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ADHD: Checklist for Back to School Success

Posted by Matthew Turton on Tue, Aug 13, 2013 @ 11:45 AM

How to help your ADHD child get ready for back to schoolThe event no child wants to see in mid-summer: a parent making a back-to-school checklist! Stores feature all the usual school supplies, the season's most current clothing fashions and accessories for students, and all other back-to-school related items.
This is a typical checklist for any child returning to school, but parents of children with ADHD have a different kind of back-to-school checklist to prepare. It takes more than school supplies and stylish outfits to help students with ADHD be successful in school.

ADHD Basics

Attention Deficit Hyperactivity Disorder (ADHD) is a developmental disorder that affects both a child's ability to pay attention and stay focused (the attention deficit portion) and causes him or her to become restless, animated, and sometimes impulsive (the hyperactivity portion). Since children need to pay attention and focus to be successful in school, as well as behave and not cause disruptions in class for others, ADHD presents a major challenge for the children afflicted with it, along with everyone around them.

Back to School Checklist

Parents often have to prepare themselves as much as their children with ADHD when it comes time to plan for the return to school each new season. Medical researchers have discovered six key areas of developmental lapses in the ability of a child with ADHD to function normally. If parents address each of these six areas prior to their children returning to school, it is more likely they will have a successful return to school.

These are the six areas of functional problems that should be under consideration on the back to school checklist, along with suggestions for parents to address those problems:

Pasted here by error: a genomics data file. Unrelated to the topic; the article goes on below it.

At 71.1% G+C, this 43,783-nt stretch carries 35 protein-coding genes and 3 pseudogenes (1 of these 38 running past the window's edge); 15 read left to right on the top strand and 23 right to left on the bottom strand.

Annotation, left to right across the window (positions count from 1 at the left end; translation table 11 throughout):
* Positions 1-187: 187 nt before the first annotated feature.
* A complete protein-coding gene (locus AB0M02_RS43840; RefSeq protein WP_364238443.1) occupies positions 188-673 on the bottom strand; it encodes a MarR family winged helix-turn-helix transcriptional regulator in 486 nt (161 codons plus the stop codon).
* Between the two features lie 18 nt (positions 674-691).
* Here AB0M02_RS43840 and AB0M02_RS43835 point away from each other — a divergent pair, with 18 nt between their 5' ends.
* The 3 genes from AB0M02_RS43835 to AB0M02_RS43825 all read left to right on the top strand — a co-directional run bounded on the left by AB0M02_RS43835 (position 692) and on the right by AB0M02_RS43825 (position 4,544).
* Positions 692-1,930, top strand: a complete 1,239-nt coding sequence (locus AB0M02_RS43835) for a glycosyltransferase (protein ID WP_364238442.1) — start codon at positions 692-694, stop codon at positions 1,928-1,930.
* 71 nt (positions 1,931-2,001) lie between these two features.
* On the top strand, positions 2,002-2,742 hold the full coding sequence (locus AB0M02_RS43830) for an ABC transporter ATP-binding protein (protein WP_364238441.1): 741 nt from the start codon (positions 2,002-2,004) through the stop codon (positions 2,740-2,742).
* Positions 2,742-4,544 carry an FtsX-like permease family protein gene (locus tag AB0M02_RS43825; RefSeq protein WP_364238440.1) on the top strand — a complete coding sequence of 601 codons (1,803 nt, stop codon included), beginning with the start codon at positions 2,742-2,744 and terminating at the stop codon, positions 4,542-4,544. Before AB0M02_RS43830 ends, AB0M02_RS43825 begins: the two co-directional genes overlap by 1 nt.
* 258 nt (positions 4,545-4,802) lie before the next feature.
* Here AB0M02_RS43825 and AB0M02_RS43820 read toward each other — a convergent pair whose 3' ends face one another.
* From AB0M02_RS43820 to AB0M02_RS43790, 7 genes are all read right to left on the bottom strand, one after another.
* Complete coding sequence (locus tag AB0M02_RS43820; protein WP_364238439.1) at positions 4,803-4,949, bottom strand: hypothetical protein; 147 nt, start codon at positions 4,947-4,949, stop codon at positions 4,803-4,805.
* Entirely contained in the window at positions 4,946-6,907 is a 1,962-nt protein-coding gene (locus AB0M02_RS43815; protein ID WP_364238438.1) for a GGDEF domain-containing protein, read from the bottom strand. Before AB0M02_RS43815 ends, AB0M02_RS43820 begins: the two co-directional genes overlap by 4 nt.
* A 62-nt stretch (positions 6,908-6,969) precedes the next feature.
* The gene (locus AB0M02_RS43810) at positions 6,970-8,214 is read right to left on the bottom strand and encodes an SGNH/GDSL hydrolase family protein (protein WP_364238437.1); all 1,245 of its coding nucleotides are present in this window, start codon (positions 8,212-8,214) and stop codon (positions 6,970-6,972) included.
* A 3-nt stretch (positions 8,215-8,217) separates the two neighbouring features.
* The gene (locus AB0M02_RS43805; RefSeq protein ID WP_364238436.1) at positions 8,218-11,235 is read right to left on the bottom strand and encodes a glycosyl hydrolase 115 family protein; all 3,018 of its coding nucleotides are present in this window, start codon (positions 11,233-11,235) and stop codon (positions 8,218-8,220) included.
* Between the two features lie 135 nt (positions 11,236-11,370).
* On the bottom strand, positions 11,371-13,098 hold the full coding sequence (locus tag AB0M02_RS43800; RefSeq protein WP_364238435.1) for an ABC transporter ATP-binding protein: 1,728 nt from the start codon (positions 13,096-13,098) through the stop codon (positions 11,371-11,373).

1. Flexibility. Children with ADHD struggle to be flexible, or easily change from one task to another. Parents can schedule a variety of activities into the day, perhaps even use a timer or alarm, to get their children accustomed to switching gears.
  2. Organization. Children with ADHD struggle with anticipating needs or problems, and therefore don't organize their time and efforts well. Parents can discuss and use charts to help children plan for upcoming daily or weekly activities, including checklists for children (such as clothing and personal items needed for a camping trip).
  3. Planning ahead/goal setting. Children with ADHD struggle likewise with planning ahead or setting goals. Parents can help children plan a back-to-school shopping trip by making a list of items to purchase and discuss why certain items will help meet goals (for instance, notebooks for each subject to keep things organized).
  4. Working memory/short-term memory. Children with ADHD struggle to receive and store information, and then retrieve it later on. Parents can play games with children that require concentration and memory recall. Breakthroughs also provides intensive memory development programs.
  5. Detaching emotions from reasoning. Children with ADHD struggle with remaining calm and reasonable, rather than reacting to situations. Parents can closely monitor, address, and correct negative reactions to daily activities and events.
  6. Preventing and controlling speech and behavior. Children with ADHD struggle to hold back their words and behavior. Parents can plan activities with other people to prepare children for behaving correctly in words and actions.

Addressing all these items on a back-to-school checklist should help prepare children for back-to-school success. Remember to use these ideas in balance with your child's ability to cope. Although we want to extend their focus and attention skills, we don't want to stress them out while we're doing it. If your child needs additional assistance, Breakthroughs in Learning can help. Contact us today to see how we can help your child be successful, at school, and at home.

Topics: learning disabilities, parenting, love learning, back to school, anxiety, behaviour

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